Some summers I was busy – in 1991, for instance, I finished on Head 2 Toe on a Friday, started on Arts Express the following Monday; two months later I finished Arts Express on a Friday and started on Green Pages the following Monday; two months later I finished Green Pages on a Friday and started back on Head 2 Toe the following Tuesday (Monday was a bank holiday, innit?).

Such back-to-back, break-free scheduling, however, was, unfortunately or otherwise, a personal one-off.

Other summers I was quiet…or at least quieter – there was always a few small things that cropped up.

And Head 2 Toe paid well enough that I never panicked. I was lucky.

On the other hand, there were quiet periods during my 11 years in London between 1998 and 2009 where I had to borrow from family or friends to pay my rent.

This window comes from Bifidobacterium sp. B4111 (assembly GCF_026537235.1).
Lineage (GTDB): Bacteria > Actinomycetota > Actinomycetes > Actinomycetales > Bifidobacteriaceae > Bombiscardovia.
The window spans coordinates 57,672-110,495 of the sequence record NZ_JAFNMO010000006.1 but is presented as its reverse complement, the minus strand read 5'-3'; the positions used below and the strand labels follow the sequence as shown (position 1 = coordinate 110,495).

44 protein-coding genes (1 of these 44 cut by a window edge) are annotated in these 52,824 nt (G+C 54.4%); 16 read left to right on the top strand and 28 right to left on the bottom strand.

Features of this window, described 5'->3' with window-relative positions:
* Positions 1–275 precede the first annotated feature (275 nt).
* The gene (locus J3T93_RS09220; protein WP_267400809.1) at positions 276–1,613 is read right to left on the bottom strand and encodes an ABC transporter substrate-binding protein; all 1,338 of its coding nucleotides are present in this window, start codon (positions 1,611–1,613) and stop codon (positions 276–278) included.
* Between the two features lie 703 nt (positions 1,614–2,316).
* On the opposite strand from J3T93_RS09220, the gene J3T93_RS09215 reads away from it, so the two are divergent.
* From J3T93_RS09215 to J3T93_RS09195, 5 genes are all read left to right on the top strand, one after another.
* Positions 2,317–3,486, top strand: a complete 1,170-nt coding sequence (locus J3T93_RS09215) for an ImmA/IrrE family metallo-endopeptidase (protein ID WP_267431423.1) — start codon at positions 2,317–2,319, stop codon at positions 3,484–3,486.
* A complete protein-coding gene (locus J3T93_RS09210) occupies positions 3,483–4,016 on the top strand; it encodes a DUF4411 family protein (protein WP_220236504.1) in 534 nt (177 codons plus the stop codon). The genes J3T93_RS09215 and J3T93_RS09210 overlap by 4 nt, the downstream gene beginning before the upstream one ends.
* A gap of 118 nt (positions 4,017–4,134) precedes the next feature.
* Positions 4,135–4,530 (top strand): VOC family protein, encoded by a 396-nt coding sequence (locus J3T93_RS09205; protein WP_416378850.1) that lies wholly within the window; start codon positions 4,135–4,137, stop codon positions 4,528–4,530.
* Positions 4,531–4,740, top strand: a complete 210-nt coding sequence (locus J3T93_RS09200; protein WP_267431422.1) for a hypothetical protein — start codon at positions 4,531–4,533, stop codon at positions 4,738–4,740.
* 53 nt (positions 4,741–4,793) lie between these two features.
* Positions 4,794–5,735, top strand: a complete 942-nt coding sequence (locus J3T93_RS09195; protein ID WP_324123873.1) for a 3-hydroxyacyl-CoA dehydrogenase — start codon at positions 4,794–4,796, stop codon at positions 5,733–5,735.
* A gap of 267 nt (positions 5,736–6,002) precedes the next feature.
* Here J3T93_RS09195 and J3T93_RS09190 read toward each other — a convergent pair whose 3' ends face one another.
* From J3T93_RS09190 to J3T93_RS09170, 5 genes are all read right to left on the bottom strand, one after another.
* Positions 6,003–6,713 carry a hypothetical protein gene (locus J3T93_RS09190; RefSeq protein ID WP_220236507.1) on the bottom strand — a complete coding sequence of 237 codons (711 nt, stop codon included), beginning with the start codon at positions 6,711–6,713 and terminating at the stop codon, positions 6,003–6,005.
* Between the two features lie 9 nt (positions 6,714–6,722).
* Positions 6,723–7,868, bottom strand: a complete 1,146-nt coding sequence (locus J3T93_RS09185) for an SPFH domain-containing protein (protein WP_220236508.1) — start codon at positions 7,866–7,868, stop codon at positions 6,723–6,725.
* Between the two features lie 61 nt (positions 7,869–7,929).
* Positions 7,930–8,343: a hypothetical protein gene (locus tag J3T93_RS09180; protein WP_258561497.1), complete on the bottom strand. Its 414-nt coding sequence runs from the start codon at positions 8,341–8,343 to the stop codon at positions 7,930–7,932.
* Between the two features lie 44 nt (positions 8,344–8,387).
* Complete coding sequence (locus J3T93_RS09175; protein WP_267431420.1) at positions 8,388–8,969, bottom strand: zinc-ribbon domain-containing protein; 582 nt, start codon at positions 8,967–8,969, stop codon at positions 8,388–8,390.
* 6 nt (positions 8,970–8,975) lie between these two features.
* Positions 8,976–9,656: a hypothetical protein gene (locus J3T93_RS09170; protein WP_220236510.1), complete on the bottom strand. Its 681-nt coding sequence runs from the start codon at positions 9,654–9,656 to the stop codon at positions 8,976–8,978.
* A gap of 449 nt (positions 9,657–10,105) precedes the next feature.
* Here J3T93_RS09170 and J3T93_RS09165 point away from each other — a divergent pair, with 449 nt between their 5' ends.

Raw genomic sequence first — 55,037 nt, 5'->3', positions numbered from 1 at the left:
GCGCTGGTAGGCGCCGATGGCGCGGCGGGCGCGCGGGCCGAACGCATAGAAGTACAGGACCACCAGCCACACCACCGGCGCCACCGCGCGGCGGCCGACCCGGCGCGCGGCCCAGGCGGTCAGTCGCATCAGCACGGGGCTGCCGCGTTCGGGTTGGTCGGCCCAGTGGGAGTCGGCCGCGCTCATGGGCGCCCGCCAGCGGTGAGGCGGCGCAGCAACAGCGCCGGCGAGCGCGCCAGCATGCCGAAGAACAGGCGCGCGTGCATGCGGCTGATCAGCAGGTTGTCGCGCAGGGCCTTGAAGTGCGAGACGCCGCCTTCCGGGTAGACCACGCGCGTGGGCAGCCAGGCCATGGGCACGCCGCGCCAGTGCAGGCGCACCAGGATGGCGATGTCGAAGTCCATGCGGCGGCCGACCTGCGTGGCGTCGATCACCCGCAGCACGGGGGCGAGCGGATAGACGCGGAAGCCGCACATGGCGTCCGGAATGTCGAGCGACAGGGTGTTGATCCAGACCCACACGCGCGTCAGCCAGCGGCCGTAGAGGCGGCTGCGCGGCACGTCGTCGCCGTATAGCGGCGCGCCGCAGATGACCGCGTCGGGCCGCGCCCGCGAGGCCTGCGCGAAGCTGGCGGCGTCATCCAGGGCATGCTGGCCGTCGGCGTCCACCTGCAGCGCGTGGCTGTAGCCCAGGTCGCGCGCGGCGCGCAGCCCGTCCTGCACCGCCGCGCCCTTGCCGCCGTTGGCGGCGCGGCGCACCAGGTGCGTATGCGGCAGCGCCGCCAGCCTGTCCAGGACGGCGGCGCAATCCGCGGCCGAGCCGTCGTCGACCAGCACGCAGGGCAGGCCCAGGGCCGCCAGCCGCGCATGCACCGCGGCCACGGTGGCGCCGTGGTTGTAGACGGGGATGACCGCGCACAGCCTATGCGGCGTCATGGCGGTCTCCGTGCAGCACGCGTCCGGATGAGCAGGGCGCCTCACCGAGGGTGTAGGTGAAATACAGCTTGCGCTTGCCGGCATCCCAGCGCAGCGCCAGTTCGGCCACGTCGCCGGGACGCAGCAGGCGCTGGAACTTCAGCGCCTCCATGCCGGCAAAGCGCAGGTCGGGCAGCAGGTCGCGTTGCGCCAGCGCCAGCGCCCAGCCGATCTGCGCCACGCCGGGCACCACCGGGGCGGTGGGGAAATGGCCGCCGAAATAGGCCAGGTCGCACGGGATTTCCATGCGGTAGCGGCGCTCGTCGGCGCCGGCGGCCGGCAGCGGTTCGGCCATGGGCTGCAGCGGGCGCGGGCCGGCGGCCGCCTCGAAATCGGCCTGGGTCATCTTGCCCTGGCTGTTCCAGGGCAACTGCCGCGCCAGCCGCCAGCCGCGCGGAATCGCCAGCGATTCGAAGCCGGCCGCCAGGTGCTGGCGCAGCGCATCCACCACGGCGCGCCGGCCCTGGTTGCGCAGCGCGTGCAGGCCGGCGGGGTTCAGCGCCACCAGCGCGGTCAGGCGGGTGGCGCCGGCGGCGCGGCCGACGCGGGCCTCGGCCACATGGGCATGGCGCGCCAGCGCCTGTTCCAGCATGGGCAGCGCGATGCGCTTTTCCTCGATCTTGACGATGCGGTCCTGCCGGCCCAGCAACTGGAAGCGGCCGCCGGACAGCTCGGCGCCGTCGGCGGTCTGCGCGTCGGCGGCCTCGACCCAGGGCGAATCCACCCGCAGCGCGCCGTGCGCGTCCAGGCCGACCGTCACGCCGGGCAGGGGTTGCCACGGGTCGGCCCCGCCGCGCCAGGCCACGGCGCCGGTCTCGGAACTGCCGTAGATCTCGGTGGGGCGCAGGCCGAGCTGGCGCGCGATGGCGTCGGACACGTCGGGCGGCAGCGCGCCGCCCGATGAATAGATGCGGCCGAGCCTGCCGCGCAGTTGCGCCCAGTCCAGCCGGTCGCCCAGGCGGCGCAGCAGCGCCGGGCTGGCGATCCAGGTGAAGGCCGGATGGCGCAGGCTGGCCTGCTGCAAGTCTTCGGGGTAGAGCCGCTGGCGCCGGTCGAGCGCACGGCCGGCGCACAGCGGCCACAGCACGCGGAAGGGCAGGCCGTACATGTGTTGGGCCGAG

I got through it, but at times it was a close call. Again, I was lucky.

But as you’re increasingly likely, whether by choice or accident, to find yourself a freelancer, a few words of advice: be nice to work with; be helpful; be reliable; and if possible, be brilliant.

Now, excuse me while I finish these damn tax returns.

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13 Comments. Leave new

  • Excellent post, Pat. Camus once said: “The only really committed artist is he who, without refusing to take part in the combat, at least refuses to join the regular armies and remains a freelance.”

    • In fairness, Camus also said, “I would rather live my life as if there is a God and die to find out there isn’t, than live as if there isn’t and to die to find out that there is,” so he’s not entirely reliable. 😉

  • Great post Pat.. Going it alone on a tax return is always better than towing the line.